by: Marsha Hayes
GPS Tracking and Swipe Card Accuracy
Cutting-edge GPS technology will provide real-time tracking of the 2010 Alltech FEI World Equestrian Games (WEG) Endurance competitors as they race tomorrow in Lexington, Ky.
"Anyone with a laptop will be able to track the horses, at the event, or at home, around the world," explained Emmett Ross, endurance discipline manager for WEG. Ross also noted the system will be in place in the staging area to alert crews when their horses are coming into a vet check and allow them to adjust race strategy based on knowing competitors' positions.
For equine enthusiasts on site at the Kentucky Horse Park, several large viewing screens will be stationed around the park in the trade show and hospitality areas, and perhaps other sites to enhance viewing of the lengthy WEG event, projected to last around eight hours.
Announcements will also be broadcast on site alerting spectators when horses will be arriving in the vet-check staging area.
The GPS system initially will be set to "ping" or update data every 30 seconds. Ross plans to lower the update rate to six seconds near the finish, where at that time, "You will be able to really see that little icon move along."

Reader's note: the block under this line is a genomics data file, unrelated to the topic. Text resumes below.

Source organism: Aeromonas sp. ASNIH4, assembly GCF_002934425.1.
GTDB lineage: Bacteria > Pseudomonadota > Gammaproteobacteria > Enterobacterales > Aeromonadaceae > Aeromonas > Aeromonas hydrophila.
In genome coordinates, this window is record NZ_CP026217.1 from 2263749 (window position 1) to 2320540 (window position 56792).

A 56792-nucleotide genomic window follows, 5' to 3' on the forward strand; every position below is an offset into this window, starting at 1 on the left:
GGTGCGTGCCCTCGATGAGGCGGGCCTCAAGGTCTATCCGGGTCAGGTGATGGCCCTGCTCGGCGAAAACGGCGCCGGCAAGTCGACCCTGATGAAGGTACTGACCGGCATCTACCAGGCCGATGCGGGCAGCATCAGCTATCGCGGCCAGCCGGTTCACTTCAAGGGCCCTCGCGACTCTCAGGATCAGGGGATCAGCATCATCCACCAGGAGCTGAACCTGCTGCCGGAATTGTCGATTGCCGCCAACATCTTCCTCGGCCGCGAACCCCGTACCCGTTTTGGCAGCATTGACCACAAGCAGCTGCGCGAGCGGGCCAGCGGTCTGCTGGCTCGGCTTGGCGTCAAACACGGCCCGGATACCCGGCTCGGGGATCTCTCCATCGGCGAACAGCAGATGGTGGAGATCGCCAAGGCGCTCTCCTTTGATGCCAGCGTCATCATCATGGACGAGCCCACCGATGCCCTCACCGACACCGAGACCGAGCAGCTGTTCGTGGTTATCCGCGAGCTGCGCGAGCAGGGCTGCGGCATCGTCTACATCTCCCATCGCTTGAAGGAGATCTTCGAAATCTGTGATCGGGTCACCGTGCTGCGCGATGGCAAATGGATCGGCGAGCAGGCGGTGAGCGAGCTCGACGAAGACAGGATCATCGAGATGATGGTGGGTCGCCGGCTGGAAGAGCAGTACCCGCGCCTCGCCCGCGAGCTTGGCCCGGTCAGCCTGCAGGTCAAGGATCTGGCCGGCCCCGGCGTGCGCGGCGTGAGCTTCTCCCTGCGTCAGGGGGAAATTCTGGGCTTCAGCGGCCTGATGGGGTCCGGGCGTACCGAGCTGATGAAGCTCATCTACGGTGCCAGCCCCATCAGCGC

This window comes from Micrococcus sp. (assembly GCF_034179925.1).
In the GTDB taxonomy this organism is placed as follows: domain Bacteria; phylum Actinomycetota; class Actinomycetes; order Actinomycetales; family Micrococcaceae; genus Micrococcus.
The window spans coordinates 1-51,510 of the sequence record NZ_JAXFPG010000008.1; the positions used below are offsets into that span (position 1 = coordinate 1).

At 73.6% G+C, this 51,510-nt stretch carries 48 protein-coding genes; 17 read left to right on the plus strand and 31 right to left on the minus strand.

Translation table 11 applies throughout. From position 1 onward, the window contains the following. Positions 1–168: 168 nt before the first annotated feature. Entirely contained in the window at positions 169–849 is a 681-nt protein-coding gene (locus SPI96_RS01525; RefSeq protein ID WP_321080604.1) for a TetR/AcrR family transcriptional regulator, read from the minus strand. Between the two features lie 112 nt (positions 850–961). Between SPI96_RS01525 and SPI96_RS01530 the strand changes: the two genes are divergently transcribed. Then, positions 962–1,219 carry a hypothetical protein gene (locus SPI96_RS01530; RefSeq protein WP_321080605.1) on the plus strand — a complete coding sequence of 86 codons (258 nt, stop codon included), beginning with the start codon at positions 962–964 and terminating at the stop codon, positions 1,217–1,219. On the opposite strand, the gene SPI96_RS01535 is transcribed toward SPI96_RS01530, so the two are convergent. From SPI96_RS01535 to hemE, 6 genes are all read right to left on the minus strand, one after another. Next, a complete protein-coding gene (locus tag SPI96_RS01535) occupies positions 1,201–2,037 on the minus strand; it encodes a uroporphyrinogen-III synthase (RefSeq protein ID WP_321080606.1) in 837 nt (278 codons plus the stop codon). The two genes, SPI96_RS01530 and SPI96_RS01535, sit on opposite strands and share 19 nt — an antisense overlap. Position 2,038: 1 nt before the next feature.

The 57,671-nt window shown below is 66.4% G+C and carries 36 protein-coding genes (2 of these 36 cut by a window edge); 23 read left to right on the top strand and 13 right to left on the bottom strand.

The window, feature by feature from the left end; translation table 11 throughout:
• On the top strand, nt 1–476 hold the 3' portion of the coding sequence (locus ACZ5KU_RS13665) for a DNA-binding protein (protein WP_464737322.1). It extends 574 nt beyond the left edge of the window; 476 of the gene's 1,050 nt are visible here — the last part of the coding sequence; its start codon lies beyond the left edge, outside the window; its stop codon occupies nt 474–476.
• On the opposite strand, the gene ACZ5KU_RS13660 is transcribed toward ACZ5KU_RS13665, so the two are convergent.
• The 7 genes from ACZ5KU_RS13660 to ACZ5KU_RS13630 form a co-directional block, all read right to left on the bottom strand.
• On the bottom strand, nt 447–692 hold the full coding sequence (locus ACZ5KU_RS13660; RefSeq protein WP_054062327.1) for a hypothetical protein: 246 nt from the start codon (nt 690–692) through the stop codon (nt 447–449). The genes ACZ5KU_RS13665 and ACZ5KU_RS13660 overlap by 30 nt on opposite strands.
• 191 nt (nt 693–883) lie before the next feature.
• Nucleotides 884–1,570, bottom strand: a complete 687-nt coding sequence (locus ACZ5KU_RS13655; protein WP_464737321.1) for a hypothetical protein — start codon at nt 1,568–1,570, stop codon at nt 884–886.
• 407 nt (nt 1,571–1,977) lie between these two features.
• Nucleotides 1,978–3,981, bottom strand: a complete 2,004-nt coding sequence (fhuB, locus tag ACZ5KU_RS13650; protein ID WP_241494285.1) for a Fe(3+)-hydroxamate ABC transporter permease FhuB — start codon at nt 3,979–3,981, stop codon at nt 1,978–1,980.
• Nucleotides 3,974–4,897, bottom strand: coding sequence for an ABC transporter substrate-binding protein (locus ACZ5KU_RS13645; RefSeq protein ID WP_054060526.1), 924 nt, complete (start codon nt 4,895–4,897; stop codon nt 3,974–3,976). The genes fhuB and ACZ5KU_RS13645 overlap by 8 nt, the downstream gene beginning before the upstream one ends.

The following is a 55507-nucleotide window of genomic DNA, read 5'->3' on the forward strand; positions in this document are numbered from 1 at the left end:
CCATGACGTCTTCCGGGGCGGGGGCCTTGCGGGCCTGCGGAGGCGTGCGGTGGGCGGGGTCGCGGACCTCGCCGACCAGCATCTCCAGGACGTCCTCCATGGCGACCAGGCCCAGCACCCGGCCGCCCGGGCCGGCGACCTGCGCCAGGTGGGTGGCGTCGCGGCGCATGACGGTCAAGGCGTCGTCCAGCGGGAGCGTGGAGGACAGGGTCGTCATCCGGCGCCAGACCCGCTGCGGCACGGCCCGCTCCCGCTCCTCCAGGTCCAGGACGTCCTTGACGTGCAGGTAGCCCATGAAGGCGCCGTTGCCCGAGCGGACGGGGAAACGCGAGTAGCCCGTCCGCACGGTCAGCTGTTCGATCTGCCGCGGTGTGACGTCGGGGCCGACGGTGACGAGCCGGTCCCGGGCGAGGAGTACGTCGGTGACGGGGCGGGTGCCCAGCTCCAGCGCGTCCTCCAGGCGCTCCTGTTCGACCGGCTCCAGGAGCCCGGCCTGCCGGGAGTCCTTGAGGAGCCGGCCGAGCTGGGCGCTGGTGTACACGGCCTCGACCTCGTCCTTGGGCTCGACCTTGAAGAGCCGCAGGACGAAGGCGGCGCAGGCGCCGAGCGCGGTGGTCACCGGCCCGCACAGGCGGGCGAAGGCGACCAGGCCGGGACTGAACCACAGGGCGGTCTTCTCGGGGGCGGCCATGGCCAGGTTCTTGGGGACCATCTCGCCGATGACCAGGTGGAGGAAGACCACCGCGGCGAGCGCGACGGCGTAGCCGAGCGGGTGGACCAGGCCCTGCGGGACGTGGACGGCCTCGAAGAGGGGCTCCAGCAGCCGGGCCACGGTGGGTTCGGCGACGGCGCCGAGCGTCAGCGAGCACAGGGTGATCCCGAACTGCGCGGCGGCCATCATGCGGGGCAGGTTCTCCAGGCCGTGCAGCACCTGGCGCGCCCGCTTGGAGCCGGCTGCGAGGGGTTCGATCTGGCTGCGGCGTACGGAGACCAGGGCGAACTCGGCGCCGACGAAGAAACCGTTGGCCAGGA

Because the Kentucky course does not allow spectators on the trails, public roads, or private lands where horses are competing, "This system will be a way to allow everybody to view the event," said Ross.
Swipe cards will also be added to enhance efficiency at the games. According to Becky Hart, chef d'equipe of endurance Team USA, the cards have been used in the Middle East and Europe and furnish valuable time-tracking data to crews and event veterinarians. Ross also noted a back-up system is in place, should electricity fail.
When a horse comes into a vet check, a crew member swipes that rider's card which records that horse's number, team, and logs the time of when the horse entered vet check. When the horse is presented to the vet to determine if his or her heart rate has dropped to the required rate to allow the horse to continue, the card is swiped again. After a set number of horses have swiped a computer printout is generated.
Because the time between check in and pulse down can be indicative of a horse's fatigue, Hart explained print-out access allowed one to, "keep an eye on the competition" by watching for an increase in pulse-down time. "It also allows me to keep track of each loop time, for my team and [their] competitors," Hart continued.
According to Ross, the computer print-outs assist event-monitoring veterinarians in awarding Best Conditioned awards by providing a summary of pulse-down times over the 100 mile race. Soundness after the event will also be keenly scrutinized, but the swipe card's fast, accurate analysis of each horse’s pulse rate data is a valuable veterinary analysis tool.
During the vet checks, hand-held heart rate monitors will connect to large viewing screens, allowing spectators to see for themselves the equine athlete’s moment of reaching the criteria needed to start another loop